- They receive the attribute inputs from the vertex rendering and then convert each input vertex to a single ouput vertex based on a user-defined program (shader).
- Additional outputs can also be specified that can be picked up and utilized by some other user-defined shaders in the pipeline somewhere down the line.
- Here is an example of the Vertex Shader.
layout (location=0) in vec3 pos;
gl_position = vec4(pos, 1.0);
- Tessellation allows one to divide the data up into smaller primitives.
- It can be used to add much higher levels of details in a dynamic manner.
- Many games such as Rise of the Tomb Raider, Crysis 2, etc. use tessellation to add extreme level of details dynamically.
6.4 Geometry Shader
- Just like a vertex shader handles vertices separately, the Geometry Shader is similarly used to handle primitives (groups of vertices) by themselves.
- It takes the primitives as input and the outputs their vertices to render and create the given primitive. It is also capable of outputting more than one primitive.
- It can also alter or modify the data of the given primitive and even their types (lines, triangles, etc.) to produce new primitives.
6.5 Vertex Post-Processing
Once the vertices have been processed based on the user-driven shaders, they further undergo a number of fixed-function processing steps.
Transform Feedback: If enabled, it can be used to store the outputs and results of the vertex and geometry shaders onto buffer objects that are specifically setup for this purpose. This allows the user to use the data that has been saved to the buffer at a later stage.
Clipping: With clipping, one can ensure that the primitives that won't be visible to the user are removed to prevent unnecessary usage of resources.
Face culling: In any of the games that you might have played, when you look at certain objects, they always look as if they have complete depth and have been rendered completely, from top to bottom and back to front.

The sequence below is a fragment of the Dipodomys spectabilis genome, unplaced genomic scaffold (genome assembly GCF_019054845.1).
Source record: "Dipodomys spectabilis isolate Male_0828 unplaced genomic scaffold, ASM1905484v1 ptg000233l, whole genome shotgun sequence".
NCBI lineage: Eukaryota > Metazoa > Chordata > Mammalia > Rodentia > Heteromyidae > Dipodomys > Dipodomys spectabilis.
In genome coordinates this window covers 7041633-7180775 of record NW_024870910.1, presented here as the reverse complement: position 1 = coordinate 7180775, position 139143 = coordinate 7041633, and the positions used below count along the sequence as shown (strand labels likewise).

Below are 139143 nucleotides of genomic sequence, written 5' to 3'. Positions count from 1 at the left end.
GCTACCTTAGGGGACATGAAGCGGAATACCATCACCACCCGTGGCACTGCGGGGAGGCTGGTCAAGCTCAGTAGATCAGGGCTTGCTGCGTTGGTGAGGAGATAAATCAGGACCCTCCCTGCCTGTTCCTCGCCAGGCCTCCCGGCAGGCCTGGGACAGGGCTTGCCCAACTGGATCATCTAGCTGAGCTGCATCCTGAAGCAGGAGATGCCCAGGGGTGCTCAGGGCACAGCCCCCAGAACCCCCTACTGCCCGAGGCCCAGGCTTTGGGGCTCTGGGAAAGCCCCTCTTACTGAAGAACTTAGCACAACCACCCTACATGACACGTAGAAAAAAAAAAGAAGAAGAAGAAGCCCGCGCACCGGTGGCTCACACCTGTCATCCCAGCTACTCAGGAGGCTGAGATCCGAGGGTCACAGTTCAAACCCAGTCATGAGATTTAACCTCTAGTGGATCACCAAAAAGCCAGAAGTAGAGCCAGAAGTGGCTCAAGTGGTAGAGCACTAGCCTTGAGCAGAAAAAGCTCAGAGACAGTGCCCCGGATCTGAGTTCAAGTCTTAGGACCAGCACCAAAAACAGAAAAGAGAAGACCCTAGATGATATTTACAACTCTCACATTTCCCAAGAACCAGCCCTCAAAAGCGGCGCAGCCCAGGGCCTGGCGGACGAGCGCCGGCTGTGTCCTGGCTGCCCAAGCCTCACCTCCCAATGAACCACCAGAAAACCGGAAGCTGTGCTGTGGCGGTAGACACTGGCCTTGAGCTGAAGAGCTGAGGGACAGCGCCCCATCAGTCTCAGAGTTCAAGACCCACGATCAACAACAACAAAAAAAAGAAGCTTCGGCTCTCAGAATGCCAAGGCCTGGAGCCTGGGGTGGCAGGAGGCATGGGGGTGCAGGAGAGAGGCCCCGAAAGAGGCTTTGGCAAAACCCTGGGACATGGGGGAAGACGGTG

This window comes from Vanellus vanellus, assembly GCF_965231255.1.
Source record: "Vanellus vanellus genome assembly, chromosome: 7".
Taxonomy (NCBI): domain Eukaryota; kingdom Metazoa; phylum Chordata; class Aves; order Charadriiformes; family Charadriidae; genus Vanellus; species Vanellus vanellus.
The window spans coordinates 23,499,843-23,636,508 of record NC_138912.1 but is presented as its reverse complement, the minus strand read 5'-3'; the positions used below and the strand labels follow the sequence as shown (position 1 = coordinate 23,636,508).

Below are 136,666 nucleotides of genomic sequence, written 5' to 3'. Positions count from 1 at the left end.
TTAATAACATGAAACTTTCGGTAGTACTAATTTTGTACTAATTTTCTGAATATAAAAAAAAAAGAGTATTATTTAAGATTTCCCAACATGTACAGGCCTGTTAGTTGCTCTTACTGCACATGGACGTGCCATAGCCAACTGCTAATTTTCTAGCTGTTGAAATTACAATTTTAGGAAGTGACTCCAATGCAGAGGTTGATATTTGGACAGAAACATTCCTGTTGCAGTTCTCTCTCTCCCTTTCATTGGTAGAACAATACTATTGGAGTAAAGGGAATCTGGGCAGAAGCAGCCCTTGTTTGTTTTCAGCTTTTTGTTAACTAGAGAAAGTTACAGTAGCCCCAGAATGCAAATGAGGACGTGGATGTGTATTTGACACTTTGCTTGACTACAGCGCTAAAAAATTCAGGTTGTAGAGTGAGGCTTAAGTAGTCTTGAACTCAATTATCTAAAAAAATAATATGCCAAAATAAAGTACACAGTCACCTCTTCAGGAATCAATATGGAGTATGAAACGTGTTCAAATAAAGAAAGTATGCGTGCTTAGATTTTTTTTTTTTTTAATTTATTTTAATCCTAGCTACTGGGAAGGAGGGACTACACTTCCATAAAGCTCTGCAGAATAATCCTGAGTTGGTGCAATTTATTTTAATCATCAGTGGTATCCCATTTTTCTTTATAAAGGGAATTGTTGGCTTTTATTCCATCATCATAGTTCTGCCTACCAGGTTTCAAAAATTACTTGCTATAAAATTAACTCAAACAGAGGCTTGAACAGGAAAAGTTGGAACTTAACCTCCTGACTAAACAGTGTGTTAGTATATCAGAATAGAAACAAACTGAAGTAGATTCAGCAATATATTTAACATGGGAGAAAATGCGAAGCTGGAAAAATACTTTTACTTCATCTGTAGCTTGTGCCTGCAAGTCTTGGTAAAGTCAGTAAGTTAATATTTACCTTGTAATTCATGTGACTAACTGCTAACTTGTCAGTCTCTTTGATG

Face culling allows one to avoid rendering primitives that are facing away from the user or viewer. They might be in the frame, but not exactly in front of the user's perspective. For example, if you are looking at a car from the front, you won't be able to see what's behind it, so what is the point in rendering that part unnecessarily? This can save resources as well.
6.6 Primitive Assembly
- Vertex data from prior stages are composed into a sequence of primitives. This process is known as Primitive Assembly.
- For example, if triangles are being rendered, then 9 vertices would be outputted as 3 triangles, with each triangle have 3 vertices.
- In this stage, the primitives are converted into fragments.
- Fragments are pieces of data for each pixel that are obtained from the rasterization process. They can be used to compute the final data for a pixel in the output framebuffer.
- Fragment data is interpolated based on its position relative to each vertex.
6.8 Fragment Shader
- As the name suggests, the Fragment Shader handles and processes data for each fragment separately.
- Covers some important aspects such as the color of the pixel that the fragment covers and more.
- Here is an example of the Fragment Shader.
out vec4 colour;
colour = vec4(0.3, 0.5, 0.7, 1.0);
6.9 Per-Sample Operations
- In the Per-Sample Operations stage, fragments are individually run through a set of operations or tests to check if they should be drawn onto the screen or not.
- It also has a depth test, which determines if something is in front of the point that is being drawn.
- It also has Color Blending, through which (by making use of defined operations) fragment colors are blended together with any overlapping fragments. It is most commonly used to handle transparent objects.
7. Advantages of OpenGL
- Industry Standard: OpenGL specification is guided by an independent consortium, the OpenGL Architecture Review Board, due to which it has broad industry support.
- Stability: All the features provided by OpenGL are well controlled. Backward compatibility also ensures that the existing applications and features don't become obsolete at any point.
- Reliability and Portability: All OpenGL applications produce consistent visual display results on any OpenGL API-compliant hardware, regardless of the operating system or windowing system.
- Huge Community: OpenGL also has a huge community behind it and that also has its own benefits.
- Documentation: OpenGL is very properly documented and all of its features, from individual functions to shaders, are readily available and can be easily obtained.
With this article at OpenGenus, you must have the complete introduction to OpenGL.